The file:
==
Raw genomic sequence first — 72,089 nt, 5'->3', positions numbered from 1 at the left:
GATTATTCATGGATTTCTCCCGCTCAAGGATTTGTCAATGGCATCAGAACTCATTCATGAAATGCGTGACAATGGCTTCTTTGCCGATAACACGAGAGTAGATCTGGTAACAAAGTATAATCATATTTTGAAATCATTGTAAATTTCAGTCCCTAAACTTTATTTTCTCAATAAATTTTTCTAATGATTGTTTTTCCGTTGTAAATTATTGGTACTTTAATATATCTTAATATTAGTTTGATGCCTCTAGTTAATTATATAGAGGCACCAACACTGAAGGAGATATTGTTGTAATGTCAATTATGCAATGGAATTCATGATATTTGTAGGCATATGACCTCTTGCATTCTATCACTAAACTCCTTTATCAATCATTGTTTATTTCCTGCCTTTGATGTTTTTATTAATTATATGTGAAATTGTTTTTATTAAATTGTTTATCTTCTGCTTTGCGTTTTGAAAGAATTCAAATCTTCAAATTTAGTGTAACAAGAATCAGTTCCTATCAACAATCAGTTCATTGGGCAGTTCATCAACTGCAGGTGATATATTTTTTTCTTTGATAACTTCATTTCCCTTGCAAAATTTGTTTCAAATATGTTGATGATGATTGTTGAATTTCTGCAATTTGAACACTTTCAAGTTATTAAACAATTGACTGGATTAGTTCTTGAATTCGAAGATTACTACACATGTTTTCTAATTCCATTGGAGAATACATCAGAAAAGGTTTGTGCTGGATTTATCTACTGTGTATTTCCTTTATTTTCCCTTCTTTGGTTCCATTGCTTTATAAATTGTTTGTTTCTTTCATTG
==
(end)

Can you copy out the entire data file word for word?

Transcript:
Raw genomic sequence first — 72,089 nt, 5'->3', positions numbered from 1 at the left:
GATTATTCATGGATTTCTCCCGCTCAAGGATTTGTCAATGGCATCAGAACTCATTCATGAAATGCGTGACAATGGCTTCTTTGCCGATAACACGAGAGTAGATCTGGTAACAAAGTATAATCATATTTTGAAATCATTGTAAATTTCAGTCCCTAAACTTTATTTTCTCAATAAATTTTTCTAATGATTGTTTTTCCGTTGTAAATTATTGGTACTTTAATATATCTTAATATTAGTTTGATGCCTCTAGTTAATTATATAGAGGCACCAACACTGAAGGAGATATTGTTGTAATGTCAATTATGCAATGGAATTCATGATATTTGTAGGCATATGACCTCTTGCATTCTATCACTAAACTCCTTTATCAATCATTGTTTATTTCCTGCCTTTGATGTTTTTATTAATTATATGTGAAATTGTTTTTATTAAATTGTTTATCTTCTGCTTTGCGTTTTGAAAGAATTCAAATCTTCAAATTTAGTGTAACAAGAATCAGTTCCTATCAACAATCAGTTCATTGGGCAGTTCATCAACTGCAGGTGATATATTTTTTTCTTTGATAACTTCATTTCCCTTGCAAAATTTGTTTCAAATATGTTGATGATGATTGTTGAATTTCTGCAATTTGAACACTTTCAAGTTATTAAACAATTGACTGGATTAGTTCTTGAATTCGAAGATTACTACACATGTTTTCTAATTCCATTGGAGAATACATCAGAAAAGGTTTGTGCTGGATTTATCTACTGTGTATTTCCTTTATTTTCCCTTCTTTGGTTCCATTGCTTTATAAATTGTTTGTTTCTTTCATTG